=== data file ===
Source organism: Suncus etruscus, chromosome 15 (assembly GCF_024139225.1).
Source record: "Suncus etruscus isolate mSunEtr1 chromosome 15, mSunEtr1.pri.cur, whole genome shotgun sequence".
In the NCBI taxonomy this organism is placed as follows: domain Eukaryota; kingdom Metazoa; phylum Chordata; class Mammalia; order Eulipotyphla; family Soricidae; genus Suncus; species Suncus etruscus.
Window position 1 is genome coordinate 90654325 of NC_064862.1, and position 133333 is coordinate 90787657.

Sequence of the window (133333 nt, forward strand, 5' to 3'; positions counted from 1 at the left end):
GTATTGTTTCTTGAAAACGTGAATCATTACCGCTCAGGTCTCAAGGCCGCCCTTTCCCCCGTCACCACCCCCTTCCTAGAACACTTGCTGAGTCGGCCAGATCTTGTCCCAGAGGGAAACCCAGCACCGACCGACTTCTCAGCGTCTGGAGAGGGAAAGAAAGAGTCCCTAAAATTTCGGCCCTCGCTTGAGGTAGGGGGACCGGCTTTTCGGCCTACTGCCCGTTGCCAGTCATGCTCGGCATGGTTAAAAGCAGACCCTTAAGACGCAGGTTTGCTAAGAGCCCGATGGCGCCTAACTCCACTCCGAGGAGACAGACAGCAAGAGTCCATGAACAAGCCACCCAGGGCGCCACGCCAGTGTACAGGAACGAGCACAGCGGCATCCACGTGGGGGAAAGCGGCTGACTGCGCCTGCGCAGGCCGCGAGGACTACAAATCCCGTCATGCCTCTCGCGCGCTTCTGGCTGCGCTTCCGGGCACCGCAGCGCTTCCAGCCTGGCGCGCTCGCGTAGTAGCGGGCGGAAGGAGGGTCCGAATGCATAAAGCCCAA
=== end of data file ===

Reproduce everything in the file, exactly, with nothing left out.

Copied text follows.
Source organism: Suncus etruscus, chromosome 15 (assembly GCF_024139225.1).
Source record: "Suncus etruscus isolate mSunEtr1 chromosome 15, mSunEtr1.pri.cur, whole genome shotgun sequence".
In the NCBI taxonomy this organism is placed as follows: domain Eukaryota; kingdom Metazoa; phylum Chordata; class Mammalia; order Eulipotyphla; family Soricidae; genus Suncus; species Suncus etruscus.
Window position 1 is genome coordinate 90654325 of NC_064862.1, and position 133333 is coordinate 90787657.

Sequence of the window (133333 nt, forward strand, 5' to 3'; positions counted from 1 at the left end):
GTATTGTTTCTTGAAAACGTGAATCATTACCGCTCAGGTCTCAAGGCCGCCCTTTCCCCCGTCACCACCCCCTTCCTAGAACACTTGCTGAGTCGGCCAGATCTTGTCCCAGAGGGAAACCCAGCACCGACCGACTTCTCAGCGTCTGGAGAGGGAAAGAAAGAGTCCCTAAAATTTCGGCCCTCGCTTGAGGTAGGGGGACCGGCTTTTCGGCCTACTGCCCGTTGCCAGTCATGCTCGGCATGGTTAAAAGCAGACCCTTAAGACGCAGGTTTGCTAAGAGCCCGATGGCGCCTAACTCCACTCCGAGGAGACAGACAGCAAGAGTCCATGAACAAGCCACCCAGGGCGCCACGCCAGTGTACAGGAACGAGCACAGCGGCATCCACGTGGGGGAAAGCGGCTGACTGCGCCTGCGCAGGCCGCGAGGACTACAAATCCCGTCATGCCTCTCGCGCGCTTCTGGCTGCGCTTCCGGGCACCGCAGCGCTTCCAGCCTGGCGCGCTCGCGTAGTAGCGGGCGGAAGGAGGGTCCGAATGCATAAAGCCCAA